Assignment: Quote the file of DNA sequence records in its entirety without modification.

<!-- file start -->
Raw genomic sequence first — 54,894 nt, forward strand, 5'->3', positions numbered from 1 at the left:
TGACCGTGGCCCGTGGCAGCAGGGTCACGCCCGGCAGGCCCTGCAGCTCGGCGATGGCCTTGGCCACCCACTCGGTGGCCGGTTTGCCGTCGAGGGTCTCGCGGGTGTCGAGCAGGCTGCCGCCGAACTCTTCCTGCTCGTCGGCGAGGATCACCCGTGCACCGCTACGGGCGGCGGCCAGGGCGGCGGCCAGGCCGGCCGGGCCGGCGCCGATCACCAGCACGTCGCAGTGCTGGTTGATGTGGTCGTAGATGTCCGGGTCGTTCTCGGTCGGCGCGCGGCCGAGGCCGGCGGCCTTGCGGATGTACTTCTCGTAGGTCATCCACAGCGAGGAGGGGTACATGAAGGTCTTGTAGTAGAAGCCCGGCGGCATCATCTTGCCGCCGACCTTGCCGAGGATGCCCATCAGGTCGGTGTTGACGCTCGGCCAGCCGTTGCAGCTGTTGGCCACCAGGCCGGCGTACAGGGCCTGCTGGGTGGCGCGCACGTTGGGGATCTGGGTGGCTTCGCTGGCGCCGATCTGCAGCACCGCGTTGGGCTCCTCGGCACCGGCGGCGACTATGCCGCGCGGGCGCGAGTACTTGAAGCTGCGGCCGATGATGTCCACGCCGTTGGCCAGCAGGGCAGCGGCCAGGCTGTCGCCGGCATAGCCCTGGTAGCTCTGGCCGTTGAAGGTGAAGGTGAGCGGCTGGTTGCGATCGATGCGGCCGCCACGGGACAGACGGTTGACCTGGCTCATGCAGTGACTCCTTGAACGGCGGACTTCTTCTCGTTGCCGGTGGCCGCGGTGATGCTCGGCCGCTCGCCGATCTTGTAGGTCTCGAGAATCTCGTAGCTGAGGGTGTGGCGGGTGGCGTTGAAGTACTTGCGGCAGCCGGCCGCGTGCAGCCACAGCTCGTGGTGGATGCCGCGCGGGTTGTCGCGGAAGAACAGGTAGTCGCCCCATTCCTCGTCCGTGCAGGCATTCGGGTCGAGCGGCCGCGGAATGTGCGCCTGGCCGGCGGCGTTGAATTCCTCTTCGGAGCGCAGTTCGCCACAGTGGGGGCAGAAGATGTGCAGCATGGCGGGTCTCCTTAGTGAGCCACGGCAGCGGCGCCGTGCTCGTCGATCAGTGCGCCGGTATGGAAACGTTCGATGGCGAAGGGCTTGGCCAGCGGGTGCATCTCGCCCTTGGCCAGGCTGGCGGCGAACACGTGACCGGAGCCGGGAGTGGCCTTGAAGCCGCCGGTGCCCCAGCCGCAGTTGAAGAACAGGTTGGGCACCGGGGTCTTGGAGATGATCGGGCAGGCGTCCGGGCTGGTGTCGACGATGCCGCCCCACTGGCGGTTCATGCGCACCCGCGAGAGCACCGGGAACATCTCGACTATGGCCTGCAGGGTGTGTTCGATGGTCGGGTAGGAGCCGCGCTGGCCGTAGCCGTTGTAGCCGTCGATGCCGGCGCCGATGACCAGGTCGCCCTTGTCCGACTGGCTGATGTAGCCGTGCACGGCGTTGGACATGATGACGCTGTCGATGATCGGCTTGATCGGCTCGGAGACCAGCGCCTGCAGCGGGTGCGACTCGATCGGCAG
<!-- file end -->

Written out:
Raw genomic sequence first — 54,894 nt, forward strand, 5'->3', positions numbered from 1 at the left:
TGACCGTGGCCCGTGGCAGCAGGGTCACGCCCGGCAGGCCCTGCAGCTCGGCGATGGCCTTGGCCACCCACTCGGTGGCCGGTTTGCCGTCGAGGGTCTCGCGGGTGTCGAGCAGGCTGCCGCCGAACTCTTCCTGCTCGTCGGCGAGGATCACCCGTGCACCGCTACGGGCGGCGGCCAGGGCGGCGGCCAGGCCGGCCGGGCCGGCGCCGATCACCAGCACGTCGCAGTGCTGGTTGATGTGGTCGTAGATGTCCGGGTCGTTCTCGGTCGGCGCGCGGCCGAGGCCGGCGGCCTTGCGGATGTACTTCTCGTAGGTCATCCACAGCGAGGAGGGGTACATGAAGGTCTTGTAGTAGAAGCCCGGCGGCATCATCTTGCCGCCGACCTTGCCGAGGATGCCCATCAGGTCGGTGTTGACGCTCGGCCAGCCGTTGCAGCTGTTGGCCACCAGGCCGGCGTACAGGGCCTGCTGGGTGGCGCGCACGTTGGGGATCTGGGTGGCTTCGCTGGCGCCGATCTGCAGCACCGCGTTGGGCTCCTCGGCACCGGCGGCGACTATGCCGCGCGGGCGCGAGTACTTGAAGCTGCGGCCGATGATGTCCACGCCGTTGGCCAGCAGGGCAGCGGCCAGGCTGTCGCCGGCATAGCCCTGGTAGCTCTGGCCGTTGAAGGTGAAGGTGAGCGGCTGGTTGCGATCGATGCGGCCGCCACGGGACAGACGGTTGACCTGGCTCATGCAGTGACTCCTTGAACGGCGGACTTCTTCTCGTTGCCGGTGGCCGCGGTGATGCTCGGCCGCTCGCCGATCTTGTAGGTCTCGAGAATCTCGTAGCTGAGGGTGTGGCGGGTGGCGTTGAAGTACTTGCGGCAGCCGGCCGCGTGCAGCCACAGCTCGTGGTGGATGCCGCGCGGGTTGTCGCGGAAGAACAGGTAGTCGCCCCATTCCTCGTCCGTGCAGGCATTCGGGTCGAGCGGCCGCGGAATGTGCGCCTGGCCGGCGGCGTTGAATTCCTCTTCGGAGCGCAGTTCGCCACAGTGGGGGCAGAAGATGTGCAGCATGGCGGGTCTCCTTAGTGAGCCACGGCAGCGGCGCCGTGCTCGTCGATCAGTGCGCCGGTATGGAAACGTTCGATGGCGAAGGGCTTGGCCAGCGGGTGCATCTCGCCCTTGGCCAGGCTGGCGGCGAACACGTGACCGGAGCCGGGAGTGGCCTTGAAGCCGCCGGTGCCCCAGCCGCAGTTGAAGAACAGGTTGGGCACCGGGGTCTTGGAGATGATCGGGCAGGCGTCCGGGCTGGTGTCGACGATGCCGCCCCACTGGCGGTTCATGCGCACCCGCGAGAGCACCGGGAACATCTCGACTATGGCCTGCAGGGTGTGTTCGATGGTCGGGTAGGAGCCGCGCTGGCCGTAGCCGTTGTAGCCGTCGATGCCGGCGCCGATGACCAGGTCGCCCTTGTCCGACTGGCTGATGTAGCCGTGCACGGCGTTGGACATGATGACGCTGTCGATGATCGGCTTGATCGGCTCGGAGACCAGCGCCTGCAGCGGGTGCGACTCGATCGGCAG